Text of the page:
I’m writing this post in Word, because I (sometimes) like to do things the hard way. Not that writing in Word is difficult, but moving the content into a CMS, LMS or any other app using a rich text input doesn’t always go as planned. Today I’ll share a story of how a single, commonly-used workflow crashed my startup.
In mid-2007 I founded a market analysis website focused on the intersection of the technology, media and entertainment businesses. This was in the shadow of the launch of the first iPhone, but even back then it was obvious where we were headed. Less than 18 months later we were the market leader in our region.
When I say “we”, I mean “me”. Copywriting, editing, syndication, marketing, SEO, business development, and building the CMS … I did all the things. Which meant I relied on automation to get the job done. But one process was immune to automation and it was the death of the startup.
A familiar story
If your product uses a rich text editor you may be familiar with the following story, if not personally then from your customers.
My content creation workflow involved writing and editing in Word, and then transposing the content into a CMS. That seemingly simple task was anything but. When the content was dumped into the editor, it retained all of Word’s formatting. Which broke site CSS, complex elements such as tables, lists, and so on. Meanwhile, removing formatting via an intermediate step such as a plain text app, added tens of hours of work each week replicating Word’s formatting in the rich text editor.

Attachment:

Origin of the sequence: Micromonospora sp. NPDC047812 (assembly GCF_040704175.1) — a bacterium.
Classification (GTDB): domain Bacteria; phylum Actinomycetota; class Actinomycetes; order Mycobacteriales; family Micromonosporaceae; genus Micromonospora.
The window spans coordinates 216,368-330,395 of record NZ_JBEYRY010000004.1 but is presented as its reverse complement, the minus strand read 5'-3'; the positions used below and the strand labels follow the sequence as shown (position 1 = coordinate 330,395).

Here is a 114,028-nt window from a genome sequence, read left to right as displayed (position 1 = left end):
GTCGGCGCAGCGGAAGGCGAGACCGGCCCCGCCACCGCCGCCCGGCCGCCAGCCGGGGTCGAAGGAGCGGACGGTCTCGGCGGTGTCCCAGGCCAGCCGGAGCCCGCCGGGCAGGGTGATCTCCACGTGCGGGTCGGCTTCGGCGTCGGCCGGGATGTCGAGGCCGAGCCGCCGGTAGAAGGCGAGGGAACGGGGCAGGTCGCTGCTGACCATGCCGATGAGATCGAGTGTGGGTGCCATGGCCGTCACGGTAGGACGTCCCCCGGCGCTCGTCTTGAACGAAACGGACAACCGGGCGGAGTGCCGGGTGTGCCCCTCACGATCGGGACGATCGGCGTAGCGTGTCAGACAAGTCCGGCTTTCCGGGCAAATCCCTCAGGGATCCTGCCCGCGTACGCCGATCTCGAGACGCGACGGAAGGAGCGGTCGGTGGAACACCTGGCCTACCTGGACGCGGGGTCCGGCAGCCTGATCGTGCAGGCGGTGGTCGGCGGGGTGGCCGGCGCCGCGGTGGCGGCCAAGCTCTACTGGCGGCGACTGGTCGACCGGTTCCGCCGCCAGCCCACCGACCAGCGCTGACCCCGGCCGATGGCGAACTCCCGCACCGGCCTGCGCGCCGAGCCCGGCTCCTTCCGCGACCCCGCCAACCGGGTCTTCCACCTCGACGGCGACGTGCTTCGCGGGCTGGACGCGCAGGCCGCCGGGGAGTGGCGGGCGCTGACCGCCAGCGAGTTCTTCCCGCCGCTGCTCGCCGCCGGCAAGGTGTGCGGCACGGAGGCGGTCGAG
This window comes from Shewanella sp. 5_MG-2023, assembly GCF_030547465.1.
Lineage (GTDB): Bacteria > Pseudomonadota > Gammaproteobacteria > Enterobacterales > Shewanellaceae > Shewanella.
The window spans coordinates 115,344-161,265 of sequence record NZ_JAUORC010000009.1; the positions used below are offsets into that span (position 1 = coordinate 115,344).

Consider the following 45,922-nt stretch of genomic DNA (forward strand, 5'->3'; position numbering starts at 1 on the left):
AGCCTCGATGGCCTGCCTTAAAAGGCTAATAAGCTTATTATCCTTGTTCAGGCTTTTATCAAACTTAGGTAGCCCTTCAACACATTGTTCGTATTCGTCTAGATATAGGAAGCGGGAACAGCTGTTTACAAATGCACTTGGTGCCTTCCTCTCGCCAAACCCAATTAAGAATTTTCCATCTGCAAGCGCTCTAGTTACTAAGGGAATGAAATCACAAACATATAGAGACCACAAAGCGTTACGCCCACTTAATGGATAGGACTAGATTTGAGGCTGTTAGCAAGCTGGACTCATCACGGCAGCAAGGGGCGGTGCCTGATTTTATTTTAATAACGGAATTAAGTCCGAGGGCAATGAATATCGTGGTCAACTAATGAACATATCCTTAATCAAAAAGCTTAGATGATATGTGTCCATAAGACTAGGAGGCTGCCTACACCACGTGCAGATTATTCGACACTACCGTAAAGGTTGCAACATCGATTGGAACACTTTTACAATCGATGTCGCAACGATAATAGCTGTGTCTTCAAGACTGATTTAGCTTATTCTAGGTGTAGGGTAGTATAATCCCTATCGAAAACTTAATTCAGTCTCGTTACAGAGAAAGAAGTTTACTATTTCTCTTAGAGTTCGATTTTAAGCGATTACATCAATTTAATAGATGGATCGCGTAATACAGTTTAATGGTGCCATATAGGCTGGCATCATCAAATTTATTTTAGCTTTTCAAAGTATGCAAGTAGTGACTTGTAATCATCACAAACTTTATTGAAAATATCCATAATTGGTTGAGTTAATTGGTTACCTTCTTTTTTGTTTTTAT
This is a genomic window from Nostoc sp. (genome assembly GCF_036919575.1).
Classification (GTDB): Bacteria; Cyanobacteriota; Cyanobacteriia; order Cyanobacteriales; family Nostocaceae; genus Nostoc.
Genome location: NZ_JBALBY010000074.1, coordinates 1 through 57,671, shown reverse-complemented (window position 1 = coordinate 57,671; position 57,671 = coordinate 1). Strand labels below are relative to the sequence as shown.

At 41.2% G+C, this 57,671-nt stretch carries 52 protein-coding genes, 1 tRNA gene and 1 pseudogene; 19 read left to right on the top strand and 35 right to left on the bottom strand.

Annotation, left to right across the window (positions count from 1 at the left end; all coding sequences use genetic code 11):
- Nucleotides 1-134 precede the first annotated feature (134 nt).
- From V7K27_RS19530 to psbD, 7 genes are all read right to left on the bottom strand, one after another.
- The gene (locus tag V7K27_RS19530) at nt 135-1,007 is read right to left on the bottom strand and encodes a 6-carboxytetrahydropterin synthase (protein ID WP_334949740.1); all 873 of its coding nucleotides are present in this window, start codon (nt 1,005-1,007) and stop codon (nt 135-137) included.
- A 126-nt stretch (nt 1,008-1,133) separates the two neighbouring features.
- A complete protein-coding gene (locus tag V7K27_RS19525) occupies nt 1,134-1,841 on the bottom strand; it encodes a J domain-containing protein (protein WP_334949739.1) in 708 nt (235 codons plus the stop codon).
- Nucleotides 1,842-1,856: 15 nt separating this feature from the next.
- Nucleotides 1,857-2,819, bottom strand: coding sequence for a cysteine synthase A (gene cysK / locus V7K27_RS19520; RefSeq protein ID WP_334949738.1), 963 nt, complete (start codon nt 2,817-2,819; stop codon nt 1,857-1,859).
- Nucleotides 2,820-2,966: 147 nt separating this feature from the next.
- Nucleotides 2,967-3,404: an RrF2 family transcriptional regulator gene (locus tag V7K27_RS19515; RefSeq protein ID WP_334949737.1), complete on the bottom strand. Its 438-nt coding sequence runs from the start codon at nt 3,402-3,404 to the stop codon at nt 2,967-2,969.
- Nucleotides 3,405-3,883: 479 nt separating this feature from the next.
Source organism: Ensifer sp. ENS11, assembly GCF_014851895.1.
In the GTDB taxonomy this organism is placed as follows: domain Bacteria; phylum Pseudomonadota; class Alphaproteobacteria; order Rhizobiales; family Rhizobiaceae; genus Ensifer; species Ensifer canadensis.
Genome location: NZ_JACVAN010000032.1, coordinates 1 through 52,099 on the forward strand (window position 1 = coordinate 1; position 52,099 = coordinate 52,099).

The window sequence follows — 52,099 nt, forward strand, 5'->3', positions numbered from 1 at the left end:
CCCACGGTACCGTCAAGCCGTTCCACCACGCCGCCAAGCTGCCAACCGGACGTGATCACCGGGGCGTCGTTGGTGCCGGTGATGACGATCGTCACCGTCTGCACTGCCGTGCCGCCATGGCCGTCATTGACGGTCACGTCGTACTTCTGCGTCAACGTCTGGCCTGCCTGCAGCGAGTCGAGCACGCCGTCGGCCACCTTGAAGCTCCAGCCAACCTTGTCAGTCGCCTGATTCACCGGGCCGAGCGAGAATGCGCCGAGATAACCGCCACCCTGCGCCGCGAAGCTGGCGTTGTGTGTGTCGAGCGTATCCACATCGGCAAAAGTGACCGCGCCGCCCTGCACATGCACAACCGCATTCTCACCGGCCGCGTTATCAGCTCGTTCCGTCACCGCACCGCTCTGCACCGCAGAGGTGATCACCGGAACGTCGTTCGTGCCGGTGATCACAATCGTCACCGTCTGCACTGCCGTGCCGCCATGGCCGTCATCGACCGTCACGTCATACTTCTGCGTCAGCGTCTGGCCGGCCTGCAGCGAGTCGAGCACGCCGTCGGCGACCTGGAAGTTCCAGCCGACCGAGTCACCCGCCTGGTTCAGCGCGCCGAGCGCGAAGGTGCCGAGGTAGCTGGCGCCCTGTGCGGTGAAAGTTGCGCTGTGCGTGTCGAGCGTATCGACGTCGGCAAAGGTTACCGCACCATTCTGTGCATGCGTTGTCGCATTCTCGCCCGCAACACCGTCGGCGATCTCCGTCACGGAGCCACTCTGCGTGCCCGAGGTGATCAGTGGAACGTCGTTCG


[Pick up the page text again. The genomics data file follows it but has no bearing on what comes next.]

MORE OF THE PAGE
It is these hundreds of hours a year that could have been dedicated to growing my business, instead of fixing inline styles.
What’s surprising is that the scenario I described still exists today, and the fixes are not dissimilar to those used more than a decade ago. I am of course describing one of the most common workflows in use: copy and paste.
Let’s take a look at two common workflows.
Manually cleaning content
The first option involves cleaning content manually. Once content is pasted into the editor, the author needs to switch from a rich text view to a HTML view to remove Word’s inline styles. That’s if a code view has been enabled for the end user. If not, the author is out of luck. This also assumes the author even understands basic HTML.
If you’ve ever had to manually remove hundreds, or even thousands of inline styles before, you know it can be a slow and tedious process. It took me an average of 15 minutes per content object to fix inline styles. These were often large, complex documents and the process was clearly broken.
Remove all formatting, then add it back
For authors without knowledge of HTML—which is the majority—the second option is to copy content from Word into a plain text editor, such as Notepad or Notes, and then paste it into the content platform. Basically, a two-step copy/paste process.